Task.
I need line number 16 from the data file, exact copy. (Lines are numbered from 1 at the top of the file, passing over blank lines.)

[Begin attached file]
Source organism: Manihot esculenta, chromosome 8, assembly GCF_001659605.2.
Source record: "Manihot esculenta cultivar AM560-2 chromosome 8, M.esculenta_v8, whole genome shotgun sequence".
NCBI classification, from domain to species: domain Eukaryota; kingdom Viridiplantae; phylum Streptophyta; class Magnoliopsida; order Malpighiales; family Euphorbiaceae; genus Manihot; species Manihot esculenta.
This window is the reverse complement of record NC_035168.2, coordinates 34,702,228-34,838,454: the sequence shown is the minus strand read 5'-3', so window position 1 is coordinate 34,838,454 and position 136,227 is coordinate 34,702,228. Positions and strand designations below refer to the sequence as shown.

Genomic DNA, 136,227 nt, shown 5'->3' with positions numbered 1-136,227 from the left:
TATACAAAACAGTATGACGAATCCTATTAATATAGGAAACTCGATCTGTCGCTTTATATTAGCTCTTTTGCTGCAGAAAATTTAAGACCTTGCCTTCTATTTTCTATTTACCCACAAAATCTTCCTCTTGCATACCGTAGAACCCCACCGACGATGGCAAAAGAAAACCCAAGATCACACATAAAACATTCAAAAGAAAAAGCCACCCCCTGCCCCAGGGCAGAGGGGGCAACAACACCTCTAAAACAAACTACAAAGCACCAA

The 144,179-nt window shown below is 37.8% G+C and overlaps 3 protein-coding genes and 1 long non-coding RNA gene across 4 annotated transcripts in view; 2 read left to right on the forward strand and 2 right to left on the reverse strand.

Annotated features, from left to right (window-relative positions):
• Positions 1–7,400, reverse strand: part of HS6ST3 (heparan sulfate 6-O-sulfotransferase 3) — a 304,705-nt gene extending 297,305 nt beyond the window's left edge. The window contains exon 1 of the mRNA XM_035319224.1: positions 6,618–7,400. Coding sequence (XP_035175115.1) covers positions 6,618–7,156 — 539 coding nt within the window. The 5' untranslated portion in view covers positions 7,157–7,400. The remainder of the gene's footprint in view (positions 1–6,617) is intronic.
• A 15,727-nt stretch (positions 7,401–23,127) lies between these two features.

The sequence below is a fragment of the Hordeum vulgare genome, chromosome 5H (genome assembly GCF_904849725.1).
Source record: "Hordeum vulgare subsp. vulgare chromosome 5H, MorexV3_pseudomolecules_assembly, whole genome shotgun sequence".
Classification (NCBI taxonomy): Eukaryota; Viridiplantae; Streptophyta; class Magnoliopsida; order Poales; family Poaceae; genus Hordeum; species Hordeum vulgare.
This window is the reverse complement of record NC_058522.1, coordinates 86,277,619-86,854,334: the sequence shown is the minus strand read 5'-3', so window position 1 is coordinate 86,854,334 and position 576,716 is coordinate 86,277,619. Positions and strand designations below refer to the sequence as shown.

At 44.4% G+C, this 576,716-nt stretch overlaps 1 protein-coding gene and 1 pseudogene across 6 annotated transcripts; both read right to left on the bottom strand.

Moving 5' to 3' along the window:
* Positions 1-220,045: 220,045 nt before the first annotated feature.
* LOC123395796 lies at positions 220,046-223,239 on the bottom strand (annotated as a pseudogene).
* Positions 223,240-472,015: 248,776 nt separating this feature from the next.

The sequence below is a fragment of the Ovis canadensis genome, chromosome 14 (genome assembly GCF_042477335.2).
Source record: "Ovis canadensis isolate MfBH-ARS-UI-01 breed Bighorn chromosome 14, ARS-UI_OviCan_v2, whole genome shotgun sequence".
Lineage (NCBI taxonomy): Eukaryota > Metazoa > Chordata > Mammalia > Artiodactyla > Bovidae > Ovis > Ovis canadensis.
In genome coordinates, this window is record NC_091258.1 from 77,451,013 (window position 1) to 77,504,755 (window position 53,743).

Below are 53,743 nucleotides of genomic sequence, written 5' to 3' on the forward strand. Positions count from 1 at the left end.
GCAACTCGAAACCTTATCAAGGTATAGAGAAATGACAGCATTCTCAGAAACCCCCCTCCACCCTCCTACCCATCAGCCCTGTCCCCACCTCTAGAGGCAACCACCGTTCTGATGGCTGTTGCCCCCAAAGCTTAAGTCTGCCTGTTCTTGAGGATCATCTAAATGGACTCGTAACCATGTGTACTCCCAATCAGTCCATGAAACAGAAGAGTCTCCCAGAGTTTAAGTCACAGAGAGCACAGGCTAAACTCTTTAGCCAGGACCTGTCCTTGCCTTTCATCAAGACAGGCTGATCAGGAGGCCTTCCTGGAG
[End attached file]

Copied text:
Moving 5' to 3' along the window: